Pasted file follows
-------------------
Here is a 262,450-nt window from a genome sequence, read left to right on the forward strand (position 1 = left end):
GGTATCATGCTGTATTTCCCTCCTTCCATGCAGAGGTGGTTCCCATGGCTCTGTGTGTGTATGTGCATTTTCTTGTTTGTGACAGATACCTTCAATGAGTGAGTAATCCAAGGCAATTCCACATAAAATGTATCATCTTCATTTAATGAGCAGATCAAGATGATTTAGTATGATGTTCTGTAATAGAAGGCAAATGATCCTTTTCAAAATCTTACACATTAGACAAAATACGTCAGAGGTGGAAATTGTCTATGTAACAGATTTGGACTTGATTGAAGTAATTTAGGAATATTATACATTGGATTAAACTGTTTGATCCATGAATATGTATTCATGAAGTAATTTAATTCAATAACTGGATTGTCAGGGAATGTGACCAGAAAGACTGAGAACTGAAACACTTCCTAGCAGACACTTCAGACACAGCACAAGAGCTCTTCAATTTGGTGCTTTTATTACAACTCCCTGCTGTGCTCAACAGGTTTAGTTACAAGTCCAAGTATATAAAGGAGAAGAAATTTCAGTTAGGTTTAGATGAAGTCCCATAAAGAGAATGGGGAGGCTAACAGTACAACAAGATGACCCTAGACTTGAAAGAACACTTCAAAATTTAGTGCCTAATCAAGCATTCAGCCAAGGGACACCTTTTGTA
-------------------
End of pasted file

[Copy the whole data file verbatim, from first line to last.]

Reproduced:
Here is a 262,450-nt window from a genome sequence, read left to right on the forward strand (position 1 = left end):
GGTATCATGCTGTATTTCCCTCCTTCCATGCAGAGGTGGTTCCCATGGCTCTGTGTGTGTATGTGCATTTTCTTGTTTGTGACAGATACCTTCAATGAGTGAGTAATCCAAGGCAATTCCACATAAAATGTATCATCTTCATTTAATGAGCAGATCAAGATGATTTAGTATGATGTTCTGTAATAGAAGGCAAATGATCCTTTTCAAAATCTTACACATTAGACAAAATACGTCAGAGGTGGAAATTGTCTATGTAACAGATTTGGACTTGATTGAAGTAATTTAGGAATATTATACATTGGATTAAACTGTTTGATCCATGAATATGTATTCATGAAGTAATTTAATTCAATAACTGGATTGTCAGGGAATGTGACCAGAAAGACTGAGAACTGAAACACTTCCTAGCAGACACTTCAGACACAGCACAAGAGCTCTTCAATTTGGTGCTTTTATTACAACTCCCTGCTGTGCTCAACAGGTTTAGTTACAAGTCCAAGTATATAAAGGAGAAGAAATTTCAGTTAGGTTTAGATGAAGTCCCATAAAGAGAATGGGGAGGCTAACAGTACAACAAGATGACCCTAGACTTGAAAGAACACTTCAAAATTTAGTGCCTAATCAAGCATTCAGCCAAGGGACACCTTTTGTA